This fact has nothing to do with the question of whether the Koran is the revealed word of God. Even if God did speak directly to Muhammad, there is still a serious intellectual challenge involved in figuring out how to apply what he said to individual life situations. Words get their meanings from the context in which they are said, and for the Koran that context no longer exists. To simply superimpose our own context on words said a thousand years earlier runs the risk of giving the words a completely new, and wrong, interpretation. That is what people do when they read the Koran without any knowledge of Islamic history, or without consulting scholars who are familiar with the nuances of the original Arabic.
The Hadith were preserved partly because Islamic scholars were aware of this problem. Some modern Islamic reformers want to throw out the Hadith, because only the Koran is the word of God. I agree with part of their intention, because many of the more extreme prohibitions advocated by fundamentalists are derived only from the Hadith. I think however that tremendous insight and benefits can come from reading the Hadith, and other aspects of Islamic history, as long as we remember this passage from the Koran.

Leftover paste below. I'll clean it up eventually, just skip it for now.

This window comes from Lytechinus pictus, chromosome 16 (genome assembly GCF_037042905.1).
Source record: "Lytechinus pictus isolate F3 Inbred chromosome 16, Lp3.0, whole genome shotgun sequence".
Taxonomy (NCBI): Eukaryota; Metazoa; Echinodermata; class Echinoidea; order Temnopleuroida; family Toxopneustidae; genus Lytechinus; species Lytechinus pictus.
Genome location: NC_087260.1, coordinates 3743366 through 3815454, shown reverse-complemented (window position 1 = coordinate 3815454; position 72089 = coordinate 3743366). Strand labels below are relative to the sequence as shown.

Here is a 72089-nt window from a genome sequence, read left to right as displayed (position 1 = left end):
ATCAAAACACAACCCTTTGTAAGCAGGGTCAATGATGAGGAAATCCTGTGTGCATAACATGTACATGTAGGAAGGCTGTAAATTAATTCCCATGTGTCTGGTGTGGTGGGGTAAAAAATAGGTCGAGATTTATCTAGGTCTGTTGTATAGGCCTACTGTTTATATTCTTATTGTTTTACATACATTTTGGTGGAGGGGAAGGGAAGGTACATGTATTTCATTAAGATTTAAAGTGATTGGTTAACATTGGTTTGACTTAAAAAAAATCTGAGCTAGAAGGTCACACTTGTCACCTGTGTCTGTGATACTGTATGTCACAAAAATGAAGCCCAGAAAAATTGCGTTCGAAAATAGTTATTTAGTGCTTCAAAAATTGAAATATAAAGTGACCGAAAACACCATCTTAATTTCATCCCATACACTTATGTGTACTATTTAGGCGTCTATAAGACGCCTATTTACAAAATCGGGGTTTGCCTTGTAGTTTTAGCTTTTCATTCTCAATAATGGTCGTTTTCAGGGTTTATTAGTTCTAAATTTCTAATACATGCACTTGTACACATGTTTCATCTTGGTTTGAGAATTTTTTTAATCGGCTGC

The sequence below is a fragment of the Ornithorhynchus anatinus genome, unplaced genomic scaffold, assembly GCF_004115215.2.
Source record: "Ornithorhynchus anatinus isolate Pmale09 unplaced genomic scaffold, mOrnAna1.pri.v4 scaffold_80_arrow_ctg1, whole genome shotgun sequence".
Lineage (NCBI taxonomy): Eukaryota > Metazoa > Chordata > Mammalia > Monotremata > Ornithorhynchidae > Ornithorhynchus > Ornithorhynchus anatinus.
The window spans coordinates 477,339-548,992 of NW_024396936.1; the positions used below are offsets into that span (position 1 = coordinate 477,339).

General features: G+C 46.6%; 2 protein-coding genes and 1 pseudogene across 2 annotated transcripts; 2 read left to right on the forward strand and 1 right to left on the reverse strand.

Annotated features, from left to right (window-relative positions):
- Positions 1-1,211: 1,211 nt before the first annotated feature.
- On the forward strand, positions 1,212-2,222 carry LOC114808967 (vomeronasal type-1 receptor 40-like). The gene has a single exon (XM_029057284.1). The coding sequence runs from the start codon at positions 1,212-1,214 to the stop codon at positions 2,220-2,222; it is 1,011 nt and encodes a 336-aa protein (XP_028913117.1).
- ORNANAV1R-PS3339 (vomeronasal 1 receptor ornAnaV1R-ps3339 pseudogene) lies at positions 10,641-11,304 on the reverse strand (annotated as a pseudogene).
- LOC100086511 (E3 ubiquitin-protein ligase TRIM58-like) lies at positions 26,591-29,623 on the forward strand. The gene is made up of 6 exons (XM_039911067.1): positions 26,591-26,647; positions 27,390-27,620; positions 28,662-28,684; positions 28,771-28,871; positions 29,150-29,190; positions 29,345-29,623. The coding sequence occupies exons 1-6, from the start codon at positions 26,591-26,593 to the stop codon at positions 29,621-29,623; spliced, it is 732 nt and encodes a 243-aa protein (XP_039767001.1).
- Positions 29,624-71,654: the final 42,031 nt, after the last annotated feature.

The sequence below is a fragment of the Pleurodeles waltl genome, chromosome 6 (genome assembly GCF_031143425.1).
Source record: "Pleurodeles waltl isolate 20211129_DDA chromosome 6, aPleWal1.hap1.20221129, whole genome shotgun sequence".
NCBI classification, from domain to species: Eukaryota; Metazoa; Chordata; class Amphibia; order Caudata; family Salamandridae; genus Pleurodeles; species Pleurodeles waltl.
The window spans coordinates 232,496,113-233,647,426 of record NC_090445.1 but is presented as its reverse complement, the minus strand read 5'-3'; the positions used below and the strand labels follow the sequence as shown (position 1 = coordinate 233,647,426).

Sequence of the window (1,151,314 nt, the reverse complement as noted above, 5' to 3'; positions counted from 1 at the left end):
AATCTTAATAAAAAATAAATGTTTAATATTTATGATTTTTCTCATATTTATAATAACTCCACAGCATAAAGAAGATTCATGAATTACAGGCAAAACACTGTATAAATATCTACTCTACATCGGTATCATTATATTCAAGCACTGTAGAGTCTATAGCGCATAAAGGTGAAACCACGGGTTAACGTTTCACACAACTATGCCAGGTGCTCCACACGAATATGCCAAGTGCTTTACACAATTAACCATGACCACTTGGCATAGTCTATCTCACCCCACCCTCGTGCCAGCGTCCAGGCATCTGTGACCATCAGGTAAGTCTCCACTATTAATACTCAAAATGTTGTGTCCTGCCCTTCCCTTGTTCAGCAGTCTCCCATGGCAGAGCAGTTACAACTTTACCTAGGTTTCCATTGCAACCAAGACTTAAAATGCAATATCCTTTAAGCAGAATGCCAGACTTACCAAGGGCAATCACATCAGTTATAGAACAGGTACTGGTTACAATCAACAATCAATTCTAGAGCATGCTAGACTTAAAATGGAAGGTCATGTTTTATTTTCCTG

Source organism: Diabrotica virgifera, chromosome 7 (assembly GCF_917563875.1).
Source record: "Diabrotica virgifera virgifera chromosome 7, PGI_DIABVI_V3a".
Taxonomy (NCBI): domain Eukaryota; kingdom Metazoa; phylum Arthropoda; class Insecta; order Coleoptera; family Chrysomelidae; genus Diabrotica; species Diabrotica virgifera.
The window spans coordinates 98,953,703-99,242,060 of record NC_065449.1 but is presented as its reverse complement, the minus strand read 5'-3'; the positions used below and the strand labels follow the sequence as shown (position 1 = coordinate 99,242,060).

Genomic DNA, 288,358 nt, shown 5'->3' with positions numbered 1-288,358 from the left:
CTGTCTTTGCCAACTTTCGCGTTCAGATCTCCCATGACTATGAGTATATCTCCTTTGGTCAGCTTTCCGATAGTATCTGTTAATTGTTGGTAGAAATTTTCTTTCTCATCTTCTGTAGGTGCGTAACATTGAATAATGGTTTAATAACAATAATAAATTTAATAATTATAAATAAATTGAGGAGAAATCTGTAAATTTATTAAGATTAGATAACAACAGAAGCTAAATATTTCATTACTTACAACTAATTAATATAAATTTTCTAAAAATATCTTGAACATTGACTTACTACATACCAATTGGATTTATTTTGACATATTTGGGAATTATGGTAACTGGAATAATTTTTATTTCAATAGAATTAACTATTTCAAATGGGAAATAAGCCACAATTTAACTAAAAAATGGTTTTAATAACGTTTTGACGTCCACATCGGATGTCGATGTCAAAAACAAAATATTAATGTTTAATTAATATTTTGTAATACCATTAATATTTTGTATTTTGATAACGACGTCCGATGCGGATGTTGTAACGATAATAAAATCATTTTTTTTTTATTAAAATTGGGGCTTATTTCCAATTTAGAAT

Do you see that which God has provided for you? You make some of it Unlawful (Haram) and some of it Lawful (Halal). Did God allow you to do this? Or do you tell lies about God?
What this implies to many of us is that only the Koran should be used as a source for taboos and prohibitions, because only the Koran is the word of God. Most of the prohibitions imposed by fundamentalists (including my least favorite, the prohibition against music) have no basis in the Koran and are derived solely from the Hadith. We can however, reject these Hadith-inspired taboos, and still value the Hadith as a way of enabling us to more fully understand exactly what the Koran was saying.
However, once we have understood the Koran in its historical context, there is still the problem of how to apply its teachings to the present time. That requires careful reasoning (ijtihad) and careful use of analogies (qiyas). There are no exact parallels between what was happening in 6th century Arabia and what is happening now, so we have to using our wisdom to decide which parallels are legitimate analogies and which are false analogies. Do all rules about camels apply to cars? Do rules about swords apply to guns and atomic bombs? Obviously some rules do, and some don't, but the Koran cannot tell us which is which. We must puzzle it out using the wisdom that Allah gave us, come to the best answer we can, and be humble and open-minded when discussing our interpretations with those who disagree with us.